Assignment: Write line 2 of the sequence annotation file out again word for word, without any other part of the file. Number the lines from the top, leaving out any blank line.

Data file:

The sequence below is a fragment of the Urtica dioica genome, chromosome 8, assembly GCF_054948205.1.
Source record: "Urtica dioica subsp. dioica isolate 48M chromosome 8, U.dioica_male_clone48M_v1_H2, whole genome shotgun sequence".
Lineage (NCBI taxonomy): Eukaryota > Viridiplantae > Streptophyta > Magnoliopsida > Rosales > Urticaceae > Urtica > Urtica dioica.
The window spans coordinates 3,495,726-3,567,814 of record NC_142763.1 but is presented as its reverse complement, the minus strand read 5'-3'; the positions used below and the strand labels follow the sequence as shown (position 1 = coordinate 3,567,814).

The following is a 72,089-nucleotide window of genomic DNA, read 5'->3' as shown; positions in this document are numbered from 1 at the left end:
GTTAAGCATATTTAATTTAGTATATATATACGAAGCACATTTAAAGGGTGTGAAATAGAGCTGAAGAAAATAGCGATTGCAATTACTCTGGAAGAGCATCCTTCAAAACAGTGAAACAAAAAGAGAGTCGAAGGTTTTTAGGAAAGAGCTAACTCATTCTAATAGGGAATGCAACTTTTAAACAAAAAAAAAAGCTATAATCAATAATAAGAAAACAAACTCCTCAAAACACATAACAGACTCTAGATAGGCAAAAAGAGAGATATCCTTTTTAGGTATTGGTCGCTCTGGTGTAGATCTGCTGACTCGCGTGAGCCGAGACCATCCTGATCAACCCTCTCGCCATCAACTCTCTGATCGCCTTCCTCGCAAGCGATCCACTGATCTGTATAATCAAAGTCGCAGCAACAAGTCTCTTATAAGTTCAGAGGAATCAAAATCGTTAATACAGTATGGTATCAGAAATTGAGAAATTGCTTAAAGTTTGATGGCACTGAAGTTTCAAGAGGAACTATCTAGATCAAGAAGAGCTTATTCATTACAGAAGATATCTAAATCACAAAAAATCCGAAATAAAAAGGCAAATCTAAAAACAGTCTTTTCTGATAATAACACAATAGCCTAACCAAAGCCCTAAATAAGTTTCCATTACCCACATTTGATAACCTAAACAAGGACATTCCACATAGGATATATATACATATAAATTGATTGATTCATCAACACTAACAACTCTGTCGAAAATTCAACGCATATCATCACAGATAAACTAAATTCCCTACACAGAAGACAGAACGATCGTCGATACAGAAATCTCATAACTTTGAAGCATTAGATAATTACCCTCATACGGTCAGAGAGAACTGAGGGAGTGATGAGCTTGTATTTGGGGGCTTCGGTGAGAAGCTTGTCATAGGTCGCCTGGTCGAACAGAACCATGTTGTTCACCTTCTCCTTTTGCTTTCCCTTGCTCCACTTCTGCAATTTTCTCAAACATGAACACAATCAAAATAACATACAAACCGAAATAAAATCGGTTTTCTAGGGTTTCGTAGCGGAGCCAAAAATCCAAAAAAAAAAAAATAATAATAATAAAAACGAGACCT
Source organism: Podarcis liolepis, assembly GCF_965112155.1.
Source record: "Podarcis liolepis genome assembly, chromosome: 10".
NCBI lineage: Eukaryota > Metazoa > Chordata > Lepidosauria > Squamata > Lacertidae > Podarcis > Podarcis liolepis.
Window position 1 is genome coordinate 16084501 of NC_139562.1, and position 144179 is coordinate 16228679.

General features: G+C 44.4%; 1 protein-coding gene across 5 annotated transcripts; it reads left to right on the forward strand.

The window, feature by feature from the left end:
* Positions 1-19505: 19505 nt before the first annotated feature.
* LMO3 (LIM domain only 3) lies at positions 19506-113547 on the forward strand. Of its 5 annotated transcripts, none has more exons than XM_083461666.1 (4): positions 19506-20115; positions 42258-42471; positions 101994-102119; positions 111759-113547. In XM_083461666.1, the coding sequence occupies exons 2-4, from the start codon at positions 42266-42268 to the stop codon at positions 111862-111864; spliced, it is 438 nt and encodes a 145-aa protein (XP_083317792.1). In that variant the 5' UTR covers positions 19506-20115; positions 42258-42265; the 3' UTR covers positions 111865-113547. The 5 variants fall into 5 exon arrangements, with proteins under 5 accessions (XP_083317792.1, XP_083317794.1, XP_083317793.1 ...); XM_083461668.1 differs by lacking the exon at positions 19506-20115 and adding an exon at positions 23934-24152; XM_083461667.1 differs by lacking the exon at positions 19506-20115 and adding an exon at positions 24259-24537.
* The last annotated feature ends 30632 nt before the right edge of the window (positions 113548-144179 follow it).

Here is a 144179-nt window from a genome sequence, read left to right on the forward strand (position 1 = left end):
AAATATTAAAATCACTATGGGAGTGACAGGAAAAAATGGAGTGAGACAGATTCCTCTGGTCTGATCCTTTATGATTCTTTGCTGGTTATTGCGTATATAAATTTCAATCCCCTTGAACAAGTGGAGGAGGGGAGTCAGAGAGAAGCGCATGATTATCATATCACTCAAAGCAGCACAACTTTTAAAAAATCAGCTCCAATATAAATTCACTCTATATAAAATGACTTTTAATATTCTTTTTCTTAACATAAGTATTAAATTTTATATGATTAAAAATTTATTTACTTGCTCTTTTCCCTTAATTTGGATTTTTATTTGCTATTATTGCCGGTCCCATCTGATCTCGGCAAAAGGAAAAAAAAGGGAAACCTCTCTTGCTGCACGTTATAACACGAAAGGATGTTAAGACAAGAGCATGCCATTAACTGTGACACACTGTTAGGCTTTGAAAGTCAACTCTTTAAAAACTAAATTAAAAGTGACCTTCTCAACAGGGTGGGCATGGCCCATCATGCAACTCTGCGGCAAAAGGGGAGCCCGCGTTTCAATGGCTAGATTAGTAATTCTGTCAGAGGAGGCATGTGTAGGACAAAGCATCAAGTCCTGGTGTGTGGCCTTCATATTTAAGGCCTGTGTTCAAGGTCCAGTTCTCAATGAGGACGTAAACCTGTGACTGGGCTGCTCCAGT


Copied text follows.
Source record: "Urtica dioica subsp. dioica isolate 48M chromosome 8, U.dioica_male_clone48M_v1_H2, whole genome shotgun sequence".